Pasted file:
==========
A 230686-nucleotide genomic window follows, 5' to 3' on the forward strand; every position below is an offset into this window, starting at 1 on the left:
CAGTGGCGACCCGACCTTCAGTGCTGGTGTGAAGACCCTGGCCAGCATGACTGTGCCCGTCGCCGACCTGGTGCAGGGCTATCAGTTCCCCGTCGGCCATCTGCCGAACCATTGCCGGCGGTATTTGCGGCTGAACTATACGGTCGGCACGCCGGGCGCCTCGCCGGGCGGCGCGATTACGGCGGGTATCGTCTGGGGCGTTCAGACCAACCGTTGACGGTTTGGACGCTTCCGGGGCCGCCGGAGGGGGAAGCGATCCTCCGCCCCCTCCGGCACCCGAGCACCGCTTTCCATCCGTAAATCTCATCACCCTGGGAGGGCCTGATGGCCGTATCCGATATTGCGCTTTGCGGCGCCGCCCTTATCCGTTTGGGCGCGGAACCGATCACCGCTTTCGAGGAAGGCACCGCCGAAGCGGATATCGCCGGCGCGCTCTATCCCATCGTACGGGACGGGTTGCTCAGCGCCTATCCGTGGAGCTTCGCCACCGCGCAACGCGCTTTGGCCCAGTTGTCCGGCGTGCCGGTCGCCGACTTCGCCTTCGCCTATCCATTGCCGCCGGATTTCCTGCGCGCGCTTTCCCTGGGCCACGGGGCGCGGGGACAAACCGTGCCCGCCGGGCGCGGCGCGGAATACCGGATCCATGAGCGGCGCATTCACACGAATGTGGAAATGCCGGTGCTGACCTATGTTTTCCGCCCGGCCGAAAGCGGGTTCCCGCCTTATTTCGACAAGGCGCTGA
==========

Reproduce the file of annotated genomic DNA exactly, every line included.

A 230686-nucleotide genomic window follows, 5' to 3' on the forward strand; every position below is an offset into this window, starting at 1 on the left:
CAGTGGCGACCCGACCTTCAGTGCTGGTGTGAAGACCCTGGCCAGCATGACTGTGCCCGTCGCCGACCTGGTGCAGGGCTATCAGTTCCCCGTCGGCCATCTGCCGAACCATTGCCGGCGGTATTTGCGGCTGAACTATACGGTCGGCACGCCGGGCGCCTCGCCGGGCGGCGCGATTACGGCGGGTATCGTCTGGGGCGTTCAGACCAACCGTTGACGGTTTGGACGCTTCCGGGGCCGCCGGAGGGGGAAGCGATCCTCCGCCCCCTCCGGCACCCGAGCACCGCTTTCCATCCGTAAATCTCATCACCCTGGGAGGGCCTGATGGCCGTATCCGATATTGCGCTTTGCGGCGCCGCCCTTATCCGTTTGGGCGCGGAACCGATCACCGCTTTCGAGGAAGGCACCGCCGAAGCGGATATCGCCGGCGCGCTCTATCCCATCGTACGGGACGGGTTGCTCAGCGCCTATCCGTGGAGCTTCGCCACCGCGCAACGCGCTTTGGCCCAGTTGTCCGGCGTGCCGGTCGCCGACTTCGCCTTCGCCTATCCATTGCCGCCGGATTTCCTGCGCGCGCTTTCCCTGGGCCACGGGGCGCGGGGACAAACCGTGCCCGCCGGGCGCGGCGCGGAATACCGGATCCATGAGCGGCGCATTCACACGAATGTGGAAATGCCGGTGCTGACCTATGTTTTCCGCCCGGCCGAAAGCGGGTTCCCGCCTTATTTCGACAAGGCGCTGA